Understanding the Census: Tracking Connecticut’s Black Population

Melissa Zablonski
Putnam High School


Historical Background

Historical United State Censuses offer a different perspective into the social, economic, and political cultures of the past. The way groups are identified within the census provides a glimpse into the social hierarchy of the time, and when looking at censuses over time, changes in population and the ethnic make-up of places can be observed. Connecticut abolished slavery in 1848. In this lesson, students will become familiar with reading Connecticut censuses beginning in 1756 and ending in 1840. Using the data from the censuses, students will track changes in the enslaved population of Windham County—and other counties in Connecticut—over time. Students will also make inferences about cultural changes towards Black Americans in Connecticut based on the identifiers used within the census.

D1: Potential Compelling Question

How did attitudes towards slavery and Black Americans change over time in early Connecticut?


  • How did the number of slaves in Windham County change over time?
  • How did the census change the way it labeled Black Americans over time?
  • To what can these changes be attributed?




  • Teacher asks students the purpose of the census and the data it provides.
  • Teacher projects “Census of 1782” on the board. Students discuss what they notice about the chart in terms of its labels, organization, etc.
  • Students Think-Pair-Share about how the census can be used to explore changes in culture, attitudes, politics, and economics over time. Resources on effective use of the “Think-Pair-Share” strategy can be found at Facing History & Ourselves.

Activity #1

  • Students will complete the worksheet as they make observations about the changes in Windham County’s Black and enslaved populations from 1756-1840. Students will use the censuses from several points during that time period to complete the activity.

Activity #2

  • Using the same worksheet, students will graph the changes in Windham County’s Black and enslaved populations over time. Students can choose which type of graph to create and how to display the information. For example, some may graph the total Black population over time, while others may have separate lines or bars to show the change in enslaved population versus freed Black population over time.
  • Students will analyze the trends in population change over time in Windham County. They will reflect on possible causes of these changes, such as laws, abolition, etc.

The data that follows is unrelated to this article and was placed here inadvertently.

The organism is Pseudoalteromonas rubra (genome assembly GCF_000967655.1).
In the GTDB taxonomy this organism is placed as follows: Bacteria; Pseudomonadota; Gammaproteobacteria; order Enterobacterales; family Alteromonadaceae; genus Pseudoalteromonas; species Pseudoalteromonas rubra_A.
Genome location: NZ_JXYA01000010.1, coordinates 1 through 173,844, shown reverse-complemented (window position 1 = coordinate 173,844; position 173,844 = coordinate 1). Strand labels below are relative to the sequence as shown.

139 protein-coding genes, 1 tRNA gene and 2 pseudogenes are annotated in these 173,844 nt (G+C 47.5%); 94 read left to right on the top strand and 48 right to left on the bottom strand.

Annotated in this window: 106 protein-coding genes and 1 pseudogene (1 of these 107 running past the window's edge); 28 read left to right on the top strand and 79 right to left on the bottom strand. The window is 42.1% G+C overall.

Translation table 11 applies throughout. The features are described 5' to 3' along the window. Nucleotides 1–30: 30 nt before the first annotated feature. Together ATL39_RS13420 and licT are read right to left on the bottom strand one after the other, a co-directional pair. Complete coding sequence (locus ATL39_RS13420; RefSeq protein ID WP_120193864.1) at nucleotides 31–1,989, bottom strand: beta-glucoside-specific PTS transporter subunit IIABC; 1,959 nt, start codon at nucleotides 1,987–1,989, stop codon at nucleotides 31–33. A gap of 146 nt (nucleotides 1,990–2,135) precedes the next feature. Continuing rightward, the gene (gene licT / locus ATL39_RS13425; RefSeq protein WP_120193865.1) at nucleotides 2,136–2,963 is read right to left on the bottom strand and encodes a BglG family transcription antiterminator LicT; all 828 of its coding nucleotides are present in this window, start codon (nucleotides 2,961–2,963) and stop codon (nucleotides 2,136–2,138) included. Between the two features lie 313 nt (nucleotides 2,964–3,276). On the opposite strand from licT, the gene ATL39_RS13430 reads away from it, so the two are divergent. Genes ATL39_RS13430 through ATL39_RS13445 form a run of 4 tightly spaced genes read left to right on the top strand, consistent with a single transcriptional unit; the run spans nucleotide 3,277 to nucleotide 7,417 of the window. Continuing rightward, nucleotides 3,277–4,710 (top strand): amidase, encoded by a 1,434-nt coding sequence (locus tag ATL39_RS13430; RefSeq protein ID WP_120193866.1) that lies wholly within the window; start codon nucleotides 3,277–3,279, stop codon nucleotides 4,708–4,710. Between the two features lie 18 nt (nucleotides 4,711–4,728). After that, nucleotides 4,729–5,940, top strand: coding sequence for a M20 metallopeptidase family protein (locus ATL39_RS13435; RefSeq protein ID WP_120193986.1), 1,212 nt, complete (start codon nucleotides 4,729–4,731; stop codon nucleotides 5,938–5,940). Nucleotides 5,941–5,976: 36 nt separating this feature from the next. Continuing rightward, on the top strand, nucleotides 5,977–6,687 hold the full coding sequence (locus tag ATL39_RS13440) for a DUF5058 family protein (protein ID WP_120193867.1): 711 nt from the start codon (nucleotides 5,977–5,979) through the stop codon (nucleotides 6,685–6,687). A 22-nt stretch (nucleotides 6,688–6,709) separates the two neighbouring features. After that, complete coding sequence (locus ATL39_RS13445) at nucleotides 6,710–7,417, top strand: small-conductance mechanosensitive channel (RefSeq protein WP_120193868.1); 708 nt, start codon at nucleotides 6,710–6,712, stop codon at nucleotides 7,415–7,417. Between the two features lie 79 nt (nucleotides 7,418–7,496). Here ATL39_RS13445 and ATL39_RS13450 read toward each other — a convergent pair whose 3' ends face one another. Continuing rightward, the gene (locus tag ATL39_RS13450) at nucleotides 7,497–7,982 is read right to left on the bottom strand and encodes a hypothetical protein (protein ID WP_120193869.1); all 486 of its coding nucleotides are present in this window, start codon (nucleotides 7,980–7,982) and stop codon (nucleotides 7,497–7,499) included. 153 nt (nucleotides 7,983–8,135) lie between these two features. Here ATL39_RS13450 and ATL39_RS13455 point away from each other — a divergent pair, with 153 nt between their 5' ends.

• Using FamilySearch.org, students can follow the same steps as they did in Activity 1 to track the Black and enslaved populations of the county in which they live. To do this, have students create a free account. Next, students click on the census for the year and county they wish to explore. Each page of the census will be available, showing every person that lived in the county. They then need to search the census to find the page that summarizes the data for their county. (This is usually found towards the end of their county’s section in the census.) Students can then create a graph, like in Activity 2, that depicts the change in the Black population in their county over time. If students are not able to make an account on FamilySearch.org, students can use Decennial Census Official Publications from the U.S. Census Bureau for their research. Not all censuses are available digitally, but students still have the opportunity to view at least two censuses prior to 1850 to complete the activity.
  • Students will return to FamilySearch.org and revisit one or more censuses for their county. This time, students will look for individuals who enslaved people or had free Black people living in their house. They may also look for any Black heads of households they might find. Students will identify the name of one individual who enslaved someone, had a freed Black person living in their home, or who was a Black head of household. They will identify the number of people living with that individual and any other information provided by the census. Students will conduct outside research using the internet, a local historical society, or other methods to find additional information about the people they identified. They may try to locate primary-source documents related to that individual, or secondary-source documents that will help them learn more about that person’s life.


Place to GO

Connecticut State Library, Hartford, where you can view census documents

Things To DO

Explore the use of the census on the following exhibit panels from the Here All Along exhibit at the Windham Textile and History Museum:

Websites to VISIT

Articles to READ

Editors. (2002, September 29). “Connecticut slave owners in 1790.” Hartford Courant.

Harper, D. (2003). “Slavery in Connecticut.” Slavery in the North.

Mattatuck Museum. (2004). Timeline of Connecticut slavery. Fortune’s Story.

Race and the Census: The ‘Negro’ Controversy” by D’Vera Cohn, January 21, 2010, Pew Research Center.